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Tennessee Williams Questions for English 222 American Literature, CSU Fullerton
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E222 TENNESSEE WILLIAMS QUESTIONS, CSU FULLERTON

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TENNESSEE WILLIAMS

A Streetcar Named Desire, (Norton Vol. E 93-155).

A Streetcar Named Desire, Scene 1 (Norton Vol. E 93-102)

1. On pages 93-96 of A Streetcar Named Desire, the stage descriptions render the play's New Orleans setting and Blanche DuBois makes her way into New Orleans, taking train lines with the symbolically charged names Desire and Cemeteries to get to a street called Elysian Fields (named after the abode of the blessed in classical literature) where her sister Stella lives. Once inside Stella's apartment, Blanche awaits her sister's return. If we combine the relevant stage descriptions with Blanche's words and actions up to this point before she meets Stella, how much do we already know or how much can we surmise about this character? Set down your thoughts on who Blanche DuBois is, based on what you've heard and visualized so far.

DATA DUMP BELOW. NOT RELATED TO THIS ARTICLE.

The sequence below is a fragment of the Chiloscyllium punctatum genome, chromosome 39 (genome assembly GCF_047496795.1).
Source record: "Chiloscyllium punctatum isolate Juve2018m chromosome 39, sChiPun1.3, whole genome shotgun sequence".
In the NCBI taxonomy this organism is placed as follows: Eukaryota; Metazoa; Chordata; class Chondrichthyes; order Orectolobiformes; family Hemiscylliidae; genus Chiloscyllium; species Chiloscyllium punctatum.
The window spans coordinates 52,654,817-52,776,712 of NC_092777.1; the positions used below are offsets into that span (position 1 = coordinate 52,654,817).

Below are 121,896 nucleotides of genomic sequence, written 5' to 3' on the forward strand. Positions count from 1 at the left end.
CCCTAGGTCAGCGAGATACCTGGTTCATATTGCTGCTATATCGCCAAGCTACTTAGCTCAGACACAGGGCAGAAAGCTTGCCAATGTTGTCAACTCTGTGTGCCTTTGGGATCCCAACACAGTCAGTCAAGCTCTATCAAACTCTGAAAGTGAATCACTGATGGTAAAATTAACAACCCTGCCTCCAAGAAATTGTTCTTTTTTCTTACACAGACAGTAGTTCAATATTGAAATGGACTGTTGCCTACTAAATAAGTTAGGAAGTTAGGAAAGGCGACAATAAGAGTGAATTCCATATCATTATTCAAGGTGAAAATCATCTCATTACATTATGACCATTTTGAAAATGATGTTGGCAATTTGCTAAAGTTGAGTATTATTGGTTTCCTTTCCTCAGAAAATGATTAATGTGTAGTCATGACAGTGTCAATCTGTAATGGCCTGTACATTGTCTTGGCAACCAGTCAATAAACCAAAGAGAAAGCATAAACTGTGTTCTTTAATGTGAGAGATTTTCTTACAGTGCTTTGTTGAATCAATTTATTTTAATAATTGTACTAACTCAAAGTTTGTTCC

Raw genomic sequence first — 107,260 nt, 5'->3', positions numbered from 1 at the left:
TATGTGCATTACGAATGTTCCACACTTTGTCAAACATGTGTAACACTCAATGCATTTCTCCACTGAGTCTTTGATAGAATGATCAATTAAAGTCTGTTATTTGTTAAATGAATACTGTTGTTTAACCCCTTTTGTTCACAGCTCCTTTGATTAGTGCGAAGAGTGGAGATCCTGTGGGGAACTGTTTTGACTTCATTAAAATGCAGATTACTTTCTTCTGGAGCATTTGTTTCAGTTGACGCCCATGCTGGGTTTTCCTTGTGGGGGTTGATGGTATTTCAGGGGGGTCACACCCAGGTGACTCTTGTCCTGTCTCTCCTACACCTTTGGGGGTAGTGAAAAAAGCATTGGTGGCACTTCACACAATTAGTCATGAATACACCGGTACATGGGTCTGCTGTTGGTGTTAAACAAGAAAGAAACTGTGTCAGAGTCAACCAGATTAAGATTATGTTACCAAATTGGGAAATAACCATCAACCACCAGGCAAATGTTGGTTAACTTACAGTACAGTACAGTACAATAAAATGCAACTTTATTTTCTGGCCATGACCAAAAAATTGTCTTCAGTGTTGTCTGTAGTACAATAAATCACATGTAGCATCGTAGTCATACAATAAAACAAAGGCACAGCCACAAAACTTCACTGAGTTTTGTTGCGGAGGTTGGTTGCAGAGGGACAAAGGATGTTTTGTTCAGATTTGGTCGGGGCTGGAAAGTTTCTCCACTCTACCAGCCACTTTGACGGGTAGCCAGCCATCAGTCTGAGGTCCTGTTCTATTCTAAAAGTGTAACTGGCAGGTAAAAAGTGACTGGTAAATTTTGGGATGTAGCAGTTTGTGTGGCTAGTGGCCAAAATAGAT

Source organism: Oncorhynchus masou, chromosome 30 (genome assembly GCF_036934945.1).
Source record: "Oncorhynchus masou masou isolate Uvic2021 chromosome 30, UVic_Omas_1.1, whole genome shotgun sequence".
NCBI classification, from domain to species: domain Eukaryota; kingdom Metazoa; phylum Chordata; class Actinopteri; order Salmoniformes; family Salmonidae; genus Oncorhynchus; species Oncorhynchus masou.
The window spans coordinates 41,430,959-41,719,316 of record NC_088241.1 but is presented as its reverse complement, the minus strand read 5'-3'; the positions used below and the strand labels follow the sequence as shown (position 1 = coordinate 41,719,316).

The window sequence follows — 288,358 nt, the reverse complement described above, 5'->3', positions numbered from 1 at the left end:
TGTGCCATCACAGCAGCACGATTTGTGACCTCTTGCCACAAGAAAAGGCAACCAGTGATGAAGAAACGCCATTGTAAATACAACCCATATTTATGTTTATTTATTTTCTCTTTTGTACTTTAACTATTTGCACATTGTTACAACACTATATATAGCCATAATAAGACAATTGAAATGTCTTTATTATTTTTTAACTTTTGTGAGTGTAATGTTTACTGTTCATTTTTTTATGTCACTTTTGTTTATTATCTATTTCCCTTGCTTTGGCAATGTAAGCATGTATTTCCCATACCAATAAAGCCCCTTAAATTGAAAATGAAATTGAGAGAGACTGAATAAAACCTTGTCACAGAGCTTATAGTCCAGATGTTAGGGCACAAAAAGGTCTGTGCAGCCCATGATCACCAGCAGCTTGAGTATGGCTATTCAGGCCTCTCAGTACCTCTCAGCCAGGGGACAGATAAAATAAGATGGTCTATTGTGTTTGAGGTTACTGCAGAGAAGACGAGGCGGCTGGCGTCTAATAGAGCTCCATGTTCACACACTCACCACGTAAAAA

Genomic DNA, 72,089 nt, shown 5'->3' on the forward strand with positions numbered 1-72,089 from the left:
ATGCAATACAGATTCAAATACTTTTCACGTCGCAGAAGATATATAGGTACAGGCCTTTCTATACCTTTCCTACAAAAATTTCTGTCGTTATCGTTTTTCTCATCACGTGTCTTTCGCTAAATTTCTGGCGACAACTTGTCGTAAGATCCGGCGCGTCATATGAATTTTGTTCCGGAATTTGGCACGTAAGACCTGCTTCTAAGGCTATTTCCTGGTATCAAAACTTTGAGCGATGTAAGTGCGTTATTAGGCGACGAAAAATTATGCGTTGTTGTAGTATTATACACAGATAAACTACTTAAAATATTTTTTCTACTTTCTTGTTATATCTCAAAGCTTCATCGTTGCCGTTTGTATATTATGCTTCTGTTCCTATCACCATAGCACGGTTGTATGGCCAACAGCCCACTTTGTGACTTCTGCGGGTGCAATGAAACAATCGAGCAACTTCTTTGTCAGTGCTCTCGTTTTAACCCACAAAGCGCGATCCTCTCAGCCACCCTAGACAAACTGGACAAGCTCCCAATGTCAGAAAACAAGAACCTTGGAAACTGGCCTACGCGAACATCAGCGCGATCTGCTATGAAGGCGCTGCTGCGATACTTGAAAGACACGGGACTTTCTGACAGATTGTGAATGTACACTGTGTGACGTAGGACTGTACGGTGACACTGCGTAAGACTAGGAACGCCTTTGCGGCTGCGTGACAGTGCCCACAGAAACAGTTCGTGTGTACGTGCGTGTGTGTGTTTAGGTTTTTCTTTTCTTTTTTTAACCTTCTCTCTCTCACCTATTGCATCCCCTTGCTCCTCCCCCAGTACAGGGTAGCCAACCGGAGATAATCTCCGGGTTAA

2. On pages 96-100 of A Streetcar Named Desire, Blanche greets her younger sister Stella upon the latter's return, and the two exchange pleasantries before engaging in a rather intense conversation about their childhood estate, Belle Reve. First of all, how does Stella characterize her marriage with Stanley Kowalski? And how does Blanche defend herself while delivering the bad news that Belle Reve is no longer a family possession? What more do we learn about her anxieties and unhappiness as she makes this defense?

3. On pages 101-02 of A Streetcar Named Desire, we are introduced to Stanley Kowalski as he makes his way towards and then enters the apartment, whereupon he and Stella have their first encounter. How do the stage directions as well as Stanley's own words and gestures help establish him for us as a strong, if by no means refined, character? How does this first brief meeting between Blanche and Stanley go?